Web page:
Jeff B over at A Word in Edgewise is offering a very challenging writing meme called Portrait of Words. Jeff has provided us with a collection of pictures, each with an assigned description, which must be incorporated into the story. That's an awful explanation. Sorry. I'm having as much trouble with the introduction to this post as I had writing the story. We got a month to think about this daunting task and then all participants were asked to post their stories between the September 15 and 17th. I am just squeaking in here under the wire and as I typed this realized that I failed the test because I used all three wild cards but forgot the "item". I thought about trying to rewrite but I barely got this far, so I'm just going to go with what I've done and hope to do better next time. At least I tried. So I'm going to stop trying to explain and just post the pictures and my response and go read the wonderful stories of the other participants who probably all did it right. Sigh.
Music had been everything to
Until the day in last August when her agent had decided they should travel to
Initially, she was irritated when a deep male voice disturbed her focus and then when she opened her eyes handed her chilly glass with the words.
“You’re way to beautiful to be sitting here alone. May I join you?”
She had not answered, hoping he would go away – but much to her own surprise – hoping also that he wouldn’t. This was such a totally new experience for her that she absentmindedly took a sip from the glass in her hand to calm her nerves.
Another new experience. This wasn’t water, nor was it the cranberry juice she normally drank. It was bubbly and had an odd taste. “What is this?” she asked. “I think I like it.”
“What’s your name, beautiful?” he asked in that amazing musical voice. “My name is Jean-Paul Le Beau. Oh… and your drink is a gin and tonic.”
“Gin and tonic,” she muttered. “Very good. Thank you.”
“You are welcome. Is your name a secret?”
“Secret? No. Everybody knows my name. It’s Helena Franklin.”
“Are you an actress then?”
Baffled, by his question, she looked at him for the first time and felt her heart flutter. He was very handsome. She didn’t know quite how she knew this, but she did. “I’m a pianist,” she responded finally.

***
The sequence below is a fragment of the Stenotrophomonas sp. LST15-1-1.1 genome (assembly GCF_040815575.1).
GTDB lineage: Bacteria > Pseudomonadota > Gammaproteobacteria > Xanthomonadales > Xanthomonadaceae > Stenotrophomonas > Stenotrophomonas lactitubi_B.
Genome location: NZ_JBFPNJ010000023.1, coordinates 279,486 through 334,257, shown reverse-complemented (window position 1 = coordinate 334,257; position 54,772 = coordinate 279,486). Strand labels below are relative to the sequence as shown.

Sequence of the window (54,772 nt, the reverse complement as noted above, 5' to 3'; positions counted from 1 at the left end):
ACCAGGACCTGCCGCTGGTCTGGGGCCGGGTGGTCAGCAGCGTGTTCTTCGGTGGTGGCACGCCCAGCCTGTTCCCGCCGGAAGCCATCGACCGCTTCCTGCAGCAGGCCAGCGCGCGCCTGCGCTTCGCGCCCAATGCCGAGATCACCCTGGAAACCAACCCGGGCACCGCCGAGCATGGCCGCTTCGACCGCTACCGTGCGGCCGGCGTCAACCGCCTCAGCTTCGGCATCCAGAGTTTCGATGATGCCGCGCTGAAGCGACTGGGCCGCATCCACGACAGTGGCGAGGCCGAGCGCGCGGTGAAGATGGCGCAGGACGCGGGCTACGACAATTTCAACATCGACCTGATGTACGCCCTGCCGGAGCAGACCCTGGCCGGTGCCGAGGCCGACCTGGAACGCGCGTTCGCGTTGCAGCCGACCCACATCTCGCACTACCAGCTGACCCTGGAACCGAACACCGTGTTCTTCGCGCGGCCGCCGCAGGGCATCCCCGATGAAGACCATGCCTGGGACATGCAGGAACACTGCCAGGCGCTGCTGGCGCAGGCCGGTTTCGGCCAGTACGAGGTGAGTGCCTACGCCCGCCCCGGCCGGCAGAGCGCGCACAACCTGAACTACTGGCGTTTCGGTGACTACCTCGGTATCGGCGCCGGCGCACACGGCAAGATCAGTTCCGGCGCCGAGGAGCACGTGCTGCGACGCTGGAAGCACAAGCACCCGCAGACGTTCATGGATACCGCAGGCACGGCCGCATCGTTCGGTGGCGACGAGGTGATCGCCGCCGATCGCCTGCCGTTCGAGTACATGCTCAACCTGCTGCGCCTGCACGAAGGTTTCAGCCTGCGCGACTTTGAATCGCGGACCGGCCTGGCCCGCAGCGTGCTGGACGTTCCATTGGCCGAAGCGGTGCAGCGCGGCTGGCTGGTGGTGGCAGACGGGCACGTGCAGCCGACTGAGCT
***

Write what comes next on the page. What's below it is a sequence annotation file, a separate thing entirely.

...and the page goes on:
“Ah,” he replied. “I’ll bet you’re a good one. Would you like to go for a swim?”
And suddenly for the first time in her life,
All I’ve ever known is music.”
“Well, we must fix that,” he replied.
And that was how it began. A love that was as deep and passionate and forever as her music. Jean Paul taught her to swim, he awoke her to food, to art and color and the beauty of nature. He bought her sneakers and awoke her to the movements and mysteries of her body. But he never pushed her, only guided her gently where her curiosity took her. For all the attention she had receive her whole life, she felt as though no one had ever actually seen her before. But how could they have? She had never seen herself. She had only seen and heard the music.
So when Jean Paul – this man who had in a way given her life beyond her music - asked her to marry him, she said yes without a moment’s hesitation, without really knowing anything about him.
But who was this Jean-Paul, this man who was, in the eyes of some, too good to be true? For not everyone was delighted by
But sometimes the Universe protects the innocent and for all her lack of worldliness,
And when he took her home after their wedding it was a fairy tale continued - a vast stone estate with long sun-lit corridors, high windows, a huge canopy bed where they made love and rested in each others arms. And then he showed her the grounds – beautiful woodlands and fields where magical sturdy horses with great fluffy ankles danced like unicorns. She was truly happy.
And lest you fear that Jean-Paul stole the music from her, you would be wrong again. The estate had a vast conservatory and a grand piano where she could not only practice to her heart’s content, but give performances. She still went on the road from time to time. And those who had thought her genius complete discovered that she played now with an even greater depth.
Over time, as her children came, she taught them to play and sing – and also to laugh and live and enjoy the fullness of life. What was best of all – was that those who told her she would have to choose between music and a full life were proven wrong. She had chosen with her heart and her heart had guided her wisely. Her music and her life now carried the magic of love. And love – as we all know – multiplies all things.
And that my friends, is